Back to the original subject. I'm surprised I haven't seen many people bring up Montreal Symphony. Unfortunately in the last few years there's been so much drama occuring in that orchestra, but I recently heard a recording of Rossini overtures done by them in the 80's, I believe, that was simply astounding. Their sound and precision were incredible. The individual players were splendid too- especially their principal oboist and trombonist. The solos in those overtures (which occur a lot for those players) were unbelievable. I believe, looking at their overall body of work and recordings, that they would rank very high on my list, at least in or near the top 10.
As for this whole 'humor' thing, can anyone honestly be offended by such harmless, unoffensive sarcasm? I mean, I can't possibly imagine someone being offended unless they're being sarcastic. *Makes a mental note to never over-shelter children if I ever have any*
If a great performer did something personal to you, you wouldn't want to hear him again. To me, the statement is personal and it should be to you too.
I guess I still listen to their music hoping that there are members (which I know there are) that do truly believe in being equal to all. I'm not letting the rotten apples (who should be taken out and beaten as far as I'm concerned) ruin the efforts of the orchestra.
But if any of the above had offended you personally, you wouldn't enjoy them anymore.
Good luck in your Vienna Phil audition!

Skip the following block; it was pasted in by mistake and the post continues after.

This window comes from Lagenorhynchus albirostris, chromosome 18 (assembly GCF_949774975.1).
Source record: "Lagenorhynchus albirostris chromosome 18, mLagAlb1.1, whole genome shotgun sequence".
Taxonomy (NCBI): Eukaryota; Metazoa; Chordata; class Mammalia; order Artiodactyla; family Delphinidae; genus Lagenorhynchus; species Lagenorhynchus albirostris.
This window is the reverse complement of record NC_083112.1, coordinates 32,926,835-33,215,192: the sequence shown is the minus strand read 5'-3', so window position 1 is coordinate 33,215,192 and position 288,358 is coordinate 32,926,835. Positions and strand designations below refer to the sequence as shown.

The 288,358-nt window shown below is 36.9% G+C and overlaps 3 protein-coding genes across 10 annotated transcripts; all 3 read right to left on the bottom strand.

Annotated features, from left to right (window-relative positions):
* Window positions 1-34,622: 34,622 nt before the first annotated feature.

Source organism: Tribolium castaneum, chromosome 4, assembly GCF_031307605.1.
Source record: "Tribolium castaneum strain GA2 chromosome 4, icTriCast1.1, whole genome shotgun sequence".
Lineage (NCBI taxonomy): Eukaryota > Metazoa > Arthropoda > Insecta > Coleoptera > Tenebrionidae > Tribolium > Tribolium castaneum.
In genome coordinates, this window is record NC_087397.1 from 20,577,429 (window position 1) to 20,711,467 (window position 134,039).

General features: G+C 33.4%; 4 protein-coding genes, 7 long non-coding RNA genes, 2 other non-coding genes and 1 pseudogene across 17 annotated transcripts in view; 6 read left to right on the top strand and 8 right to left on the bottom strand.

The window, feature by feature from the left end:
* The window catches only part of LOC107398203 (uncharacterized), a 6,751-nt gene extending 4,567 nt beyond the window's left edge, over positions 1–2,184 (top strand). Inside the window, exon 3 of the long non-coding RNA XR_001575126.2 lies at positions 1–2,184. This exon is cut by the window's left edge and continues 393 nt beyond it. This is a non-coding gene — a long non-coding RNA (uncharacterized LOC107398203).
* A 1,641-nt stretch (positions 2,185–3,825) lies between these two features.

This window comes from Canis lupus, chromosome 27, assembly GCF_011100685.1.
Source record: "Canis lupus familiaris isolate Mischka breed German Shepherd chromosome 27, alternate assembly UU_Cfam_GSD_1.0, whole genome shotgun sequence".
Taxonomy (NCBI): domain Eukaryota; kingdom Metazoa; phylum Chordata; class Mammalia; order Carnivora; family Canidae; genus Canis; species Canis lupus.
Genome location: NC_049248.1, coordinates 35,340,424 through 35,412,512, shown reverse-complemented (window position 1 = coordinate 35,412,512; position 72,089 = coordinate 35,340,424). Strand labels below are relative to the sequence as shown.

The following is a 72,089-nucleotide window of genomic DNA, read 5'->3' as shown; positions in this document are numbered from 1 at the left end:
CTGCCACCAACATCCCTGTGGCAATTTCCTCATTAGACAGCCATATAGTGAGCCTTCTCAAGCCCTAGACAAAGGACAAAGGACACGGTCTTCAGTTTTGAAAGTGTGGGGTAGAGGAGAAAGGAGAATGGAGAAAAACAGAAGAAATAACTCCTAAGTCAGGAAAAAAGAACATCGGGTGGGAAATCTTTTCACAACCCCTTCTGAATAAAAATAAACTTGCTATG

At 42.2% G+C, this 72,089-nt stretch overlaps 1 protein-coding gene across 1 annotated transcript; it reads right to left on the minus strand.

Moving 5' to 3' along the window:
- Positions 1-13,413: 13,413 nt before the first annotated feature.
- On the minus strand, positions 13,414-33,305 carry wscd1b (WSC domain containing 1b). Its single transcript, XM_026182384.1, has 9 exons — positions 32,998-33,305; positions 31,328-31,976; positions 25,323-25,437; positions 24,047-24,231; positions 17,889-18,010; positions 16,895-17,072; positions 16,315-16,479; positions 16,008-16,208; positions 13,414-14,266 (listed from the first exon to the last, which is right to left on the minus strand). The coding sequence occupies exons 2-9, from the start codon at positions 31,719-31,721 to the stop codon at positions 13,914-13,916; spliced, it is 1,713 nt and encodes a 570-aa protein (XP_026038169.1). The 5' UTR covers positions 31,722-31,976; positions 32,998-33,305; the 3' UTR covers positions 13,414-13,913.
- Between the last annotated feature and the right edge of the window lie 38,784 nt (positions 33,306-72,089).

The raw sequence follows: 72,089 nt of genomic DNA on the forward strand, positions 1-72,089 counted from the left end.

P.S. the comparison between bad friends and a racist institution breaks down somewhere...oops I see you're gone :)
Oddly enough, although I agree totally with Jim and I turn them off when I hear them now*, I also understand Christina's view. At least she's taken the time to read up on them and is able to separate the philosophy from the music. Personally, I can't - the two for me are intertwined.
Now if you'll excuse me I must jet off to see another orchestra. I was thinking of the Leipzig Gewandhus. I wonder what they're playing tonight.
* I will not admit to owning the Art of the Viola CD by the principal violist of the Vienna Phil, Heinrich Koll,. I don't own it I'm just renting it permanently and besides he has some of them wimmen creatures playin' on the CD with him. Besides I bought before I learnt about the orchestra's failings. I wouldn't buy it now.
As for Vienna, it reminds me of the whole "Wagner-the-Nazi-pervert" issue--I personally cannot listen to that man's music without feeling slightly ill. On the other hand, I know plenty of people who can ignore his grossness as a person and enjoy his revolutionary, ground-breaking Music of the Future.
(although, he wasn't all that revolutionary, he stole pretty nearly everything from Liszt...)
I can't think about the Vienna thing now without laughing. It soooo couldn't happen here. Maybe things as worse, but not that. Besides the fact that it wouldn't be legal, it still couldn't happen.
Regarding composers of poor character, sure there are lots of them--Beethoven was dreadfully rude, Brahms was a kvetch, Mahler was pompous, Mussorgsky was a drunk, so was Wieniawski--but all of them had redeeming characteristics as well, something I have found utterly lacking in Wagner. I can easily forgive most great artists their human shortcomings, but Wagner for me is just too far beyond the pale.
In regards to : "